Virgin Australia 2.0 is taking shape, with likely new owner Bain Capital having previously talked up its vision of the rebooted challenger being a 'hybrid' airline sitting between the full-service and low-cost models.
This would see Virgin stake out the broad middle of the market, rather than directly taking on Qantas or Jetstar. Executive Traveller spoke with several aviation experts to find out what that could mean for the flying public.
So what is a hybrid airline?
Traditionally, ‘hybrid’ airlines rank between full service and low-cost carriers, offering a better-than-basic experience but without necessarily offering all the bells and whistles.
But some also see hybrid airlines as being those that don’t have the shrewd cost-cutting mentality of true low-cost carriers, as well as those that charge for features and amenities that may have been complimentary in the years gone by.
“Almost all airlines are now hybrids: at least, in competitive markets,” CAPA Executive Chairman Peter Harbison observes.
“In the ‘olden days’ there were full service airlines, which provided just that – full service, catering to discretionary travellers, business travellers and cargo transportation … then along came low-cost carriers, whose fundamental premise is to kill costs and provide a product that is priced slightly higher than their costs.”
Hybrid airlines live between those two extremes, covering everything from a typical low-cost carrier with a few extra frills, to an otherwise-full-service airline with some passenger drawbacks.
“There's quite a bit of difference within the hybrid category,” affirms Brendan Sobie, analyst at Sobie Aviation.
“With low-cost carriers adopting some hybrid or full-service of characteristics over the years … and some full-service airlines adopting more low-cost or hybrid characteristics,” the lines between them are easily blurred.
How did hybrid airlines come about?
As the aviation industry began to grow, airlines on the low-cost side began to recognise the business benefits of investing a little more in service, which in turn helps them to justify charging somewhat higher fare prices – and ideally, boosting the profit earned per passenger.
“There is a formula that, in very simple terms, shows that adding cost to provide higher service delivers more in terms of higher yield than they lose in costs,” Harbison continues.
Similarly, airlines that had been ‘full service’ in the traditional sense began to recognise the revenue opportunities in charging passengers fees for certain services, such as for seat selection, checked baggage or inflight meals.
“Notably, almost all of the massive profits the US majors made in the late 20-teens were directly attributable to baggage charges and flight change charges,” says Harbison.
Drawing the lines of difference
With many airlines belonging to the ‘hybrid’ camp, it’s difficult to pinpoint exactly where ‘low-cost’ ends and ‘hybrid’ begins – and the same can be said for the difference between higher-end hybrid and full-service.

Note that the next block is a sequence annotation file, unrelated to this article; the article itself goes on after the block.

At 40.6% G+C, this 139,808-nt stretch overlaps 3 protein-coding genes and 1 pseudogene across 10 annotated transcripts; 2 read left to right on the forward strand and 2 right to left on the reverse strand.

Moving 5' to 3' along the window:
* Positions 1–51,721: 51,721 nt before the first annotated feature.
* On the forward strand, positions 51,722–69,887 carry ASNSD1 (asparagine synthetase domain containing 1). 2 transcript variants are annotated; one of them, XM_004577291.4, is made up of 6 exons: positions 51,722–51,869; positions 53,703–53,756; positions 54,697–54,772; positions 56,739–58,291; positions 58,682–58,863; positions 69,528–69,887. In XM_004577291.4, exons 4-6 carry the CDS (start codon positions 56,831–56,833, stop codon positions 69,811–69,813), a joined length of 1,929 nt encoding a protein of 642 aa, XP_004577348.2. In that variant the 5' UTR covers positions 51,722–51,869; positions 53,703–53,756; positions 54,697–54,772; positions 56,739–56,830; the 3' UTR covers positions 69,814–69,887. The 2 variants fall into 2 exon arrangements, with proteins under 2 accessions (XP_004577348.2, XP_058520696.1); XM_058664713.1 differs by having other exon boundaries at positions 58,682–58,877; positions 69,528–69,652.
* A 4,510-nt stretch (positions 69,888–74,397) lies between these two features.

“It's hard to bucket low-cost/hybrid/full-service airlines,” Forbes aviation columnist Will Horton explains to Executive Traveller. “You end up making a matrix with what perks are and aren't offered,” but the difference can still be blurry between airlines, or even quite significant from one flight to the next.
For example, “Air New Zealand is low-cost or à la carte on short-haul, and full-service on long-haul. For that matter, perhaps Virgin, even with (former CEO John) Borghetti's transformation, was not quite full-service.”
Sobie sees things differently, highlighting that even those working in the industry don’t always see the same airlines in the same ways.
“I'd say Virgin moved from low-cost carrier to hybrid,” during Borghetti’s transition of the airline from Virgin Blue to Virgin Australia, “and then from hybrid to full-service: but perhaps, it (began) on the hybrid side of low-cost carrier to begin with.”
Decisions the airline makes right across its operations over the coming months will paint a better picture of its future and set clearer customer expectations, beyond the most visible aspects like “whether coffee and tea are free or chargeable,” Horton quips.
The battle between Virgin Australia and its rivals
Competition from the Qantas Group – which operates both Qantas and Jetstar, courting passengers attuned to both full-service and low-cost flying – will no doubt prove a continuing challenge for Virgin Australia.
“Even if an airline makes a declaration that they are following a certain model, one has to look closely at what they do in the subsequent months to get a better idea of where they fall in the spectrum,” suggests Sobie. “Whether Virgin is a hybrid more on the low-cost side of the spectrum or more on the full-service side will be unclear for some time.”
CAPA's Harbison says it will be hard "for a new Virgin to find its appropriate niche."
“Qantas-Jetstar has both ends of the domestic market covered very effectively and overall, (the Group) is relatively low cost. Virgin Mk2 will have to be lower cost (to become profitable), but it will also have to fish for higher yielding passengers.”
Additional reporting by David Flynn.